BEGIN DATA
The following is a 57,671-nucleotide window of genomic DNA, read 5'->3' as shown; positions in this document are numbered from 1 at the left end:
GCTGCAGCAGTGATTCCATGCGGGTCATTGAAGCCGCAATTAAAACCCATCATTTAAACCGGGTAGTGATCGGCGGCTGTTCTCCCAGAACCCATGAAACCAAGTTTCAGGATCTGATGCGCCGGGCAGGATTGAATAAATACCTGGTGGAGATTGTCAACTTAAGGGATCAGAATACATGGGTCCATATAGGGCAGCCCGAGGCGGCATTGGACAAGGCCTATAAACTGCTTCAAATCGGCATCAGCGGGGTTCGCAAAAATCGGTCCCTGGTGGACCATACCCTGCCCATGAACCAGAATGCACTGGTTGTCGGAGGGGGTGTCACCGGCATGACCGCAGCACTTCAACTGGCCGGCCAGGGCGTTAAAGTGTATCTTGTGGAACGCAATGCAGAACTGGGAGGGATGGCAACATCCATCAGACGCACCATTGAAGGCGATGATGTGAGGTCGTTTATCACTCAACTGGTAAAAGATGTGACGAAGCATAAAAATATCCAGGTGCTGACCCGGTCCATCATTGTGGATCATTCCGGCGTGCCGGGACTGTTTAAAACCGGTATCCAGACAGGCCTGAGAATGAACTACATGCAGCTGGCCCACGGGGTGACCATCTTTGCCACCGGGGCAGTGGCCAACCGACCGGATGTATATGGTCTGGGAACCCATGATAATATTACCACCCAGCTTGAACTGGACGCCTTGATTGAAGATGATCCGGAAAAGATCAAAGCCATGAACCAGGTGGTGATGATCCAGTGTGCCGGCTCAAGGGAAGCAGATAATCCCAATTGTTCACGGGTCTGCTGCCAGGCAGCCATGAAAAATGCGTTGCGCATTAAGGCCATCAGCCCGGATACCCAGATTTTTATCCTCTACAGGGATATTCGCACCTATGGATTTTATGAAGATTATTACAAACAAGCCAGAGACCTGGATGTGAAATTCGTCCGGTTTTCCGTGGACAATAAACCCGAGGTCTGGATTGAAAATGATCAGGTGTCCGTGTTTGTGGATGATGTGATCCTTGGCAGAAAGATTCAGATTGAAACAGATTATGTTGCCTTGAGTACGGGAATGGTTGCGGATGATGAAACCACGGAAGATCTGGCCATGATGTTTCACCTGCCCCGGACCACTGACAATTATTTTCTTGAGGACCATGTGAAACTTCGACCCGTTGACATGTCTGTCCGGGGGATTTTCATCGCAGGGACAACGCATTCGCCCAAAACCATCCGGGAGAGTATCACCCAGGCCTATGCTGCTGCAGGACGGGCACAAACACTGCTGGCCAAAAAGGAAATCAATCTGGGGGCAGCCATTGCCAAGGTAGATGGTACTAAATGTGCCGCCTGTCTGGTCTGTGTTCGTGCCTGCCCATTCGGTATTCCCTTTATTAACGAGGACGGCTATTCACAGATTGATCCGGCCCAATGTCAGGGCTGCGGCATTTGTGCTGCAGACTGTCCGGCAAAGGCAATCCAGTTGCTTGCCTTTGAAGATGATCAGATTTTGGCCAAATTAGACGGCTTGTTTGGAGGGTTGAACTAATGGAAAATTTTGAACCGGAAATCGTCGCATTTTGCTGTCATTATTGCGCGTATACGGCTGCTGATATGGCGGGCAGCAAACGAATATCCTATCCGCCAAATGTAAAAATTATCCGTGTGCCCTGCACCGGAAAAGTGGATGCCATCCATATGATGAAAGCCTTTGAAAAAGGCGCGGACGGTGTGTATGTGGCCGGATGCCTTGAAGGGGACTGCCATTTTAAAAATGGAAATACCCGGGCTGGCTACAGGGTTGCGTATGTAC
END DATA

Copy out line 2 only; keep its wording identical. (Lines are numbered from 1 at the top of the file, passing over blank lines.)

GCTGCAGCAGTGATTCCATGCGGGTCATTGAAGCCGCAATTAAAACCCATCATTTAAACCGGGTAGTGATCGGCGGCTGTTCTCCCAGAACCCATGAAACCAAGTTTCAGGATCTGATGCGCCGGGCAGGATTGAATAAATACCTGGTGGAGATTGTCAACTTAAGGGATCAGAATACATGGGTCCATATAGGGCAGCCCGAGGCGGCATTGGACAAGGCCTATAAACTGCTTCAAATCGGCATCAGCGGGGTTCGCAAAAATCGGTCCCTGGTGGACCATACCCTGCCCATGAACCAGAATGCACTGGTTGTCGGAGGGGGTGTCACCGGCATGACCGCAGCACTTCAACTGGCCGGCCAGGGCGTTAAAGTGTATCTTGTGGAACGCAATGCAGAACTGGGAGGGATGGCAACATCCATCAGACGCACCATTGAAGGCGATGATGTGAGGTCGTTTATCACTCAACTGGTAAAAGATGTGACGAAGCATAAAAATATCCAGGTGCTGACCCGGTCCATCATTGTGGATCATTCCGGCGTGCCGGGACTGTTTAAAACCGGTATCCAGACAGGCCTGAGAATGAACTACATGCAGCTGGCCCACGGGGTGACCATCTTTGCCACCGGGGCAGTGGCCAACCGACCGGATGTATATGGTCTGGGAACCCATGATAATATTACCACCCAGCTTGAACTGGACGCCTTGATTGAAGATGATCCGGAAAAGATCAAAGCCATGAACCAGGTGGTGATGATCCAGTGTGCCGGCTCAAGGGAAGCAGATAATCCCAATTGTTCACGGGTCTGCTGCCAGGCAGCCATGAAAAATGCGTTGCGCATTAAGGCCATCAGCCCGGATACCCAGATTTTTATCCTCTACAGGGATATTCGCACCTATGGATTTTATGAAGATTATTACAAACAAGCCAGAGACCTGGATGTGAAATTCGTCCGGTTTTCCGTGGACAATAAACCCGAGGTCTGGATTGAAAATGATCAGGTGTCCGTGTTTGTGGATGATGTGATCCTTGGCAGAAAGATTCAGATTGAAACAGATTATGTTGCCTTGAGTACGGGAATGGTTGCGGATGATGAAACCACGGAAGATCTGGCCATGATGTTTCACCTGCCCCGGACCACTGACAATTATTTTCTTGAGGACCATGTGAAACTTCGACCCGTTGACATGTCTGTCCGGGGGATTTTCATCGCAGGGACAACGCATTCGCCCAAAACCATCCGGGAGAGTATCACCCAGGCCTATGCTGCTGCAGGACGGGCACAAACACTGCTGGCCAAAAAGGAAATCAATCTGGGGGCAGCCATTGCCAAGGTAGATGGTACTAAATGTGCCGCCTGTCTGGTCTGTGTTCGTGCCTGCCCATTCGGTATTCCCTTTATTAACGAGGACGGCTATTCACAGATTGATCCGGCCCAATGTCAGGGCTGCGGCATTTGTGCTGCAGACTGTCCGGCAAAGGCAATCCAGTTGCTTGCCTTTGAAGATGATCAGATTTTGGCCAAATTAGACGGCTTGTTTGGAGGGTTGAACTAATGGAAAATTTTGAACCGGAAATCGTCGCATTTTGCTGTCATTATTGCGCGTATACGGCTGCTGATATGGCGGGCAGCAAACGAATATCCTATCCGCCAAATGTAAAAATTATCCGTGTGCCCTGCACCGGAAAAGTGGATGCCATCCATATGATGAAAGCCTTTGAAAAAGGCGCGGACGGTGTGTATGTGGCCGGATGCCTTGAAGGGGACTGCCATTTTAAAAATGGAAATACCCGGGCTGGCTACAGGGTTGCGTATGTAC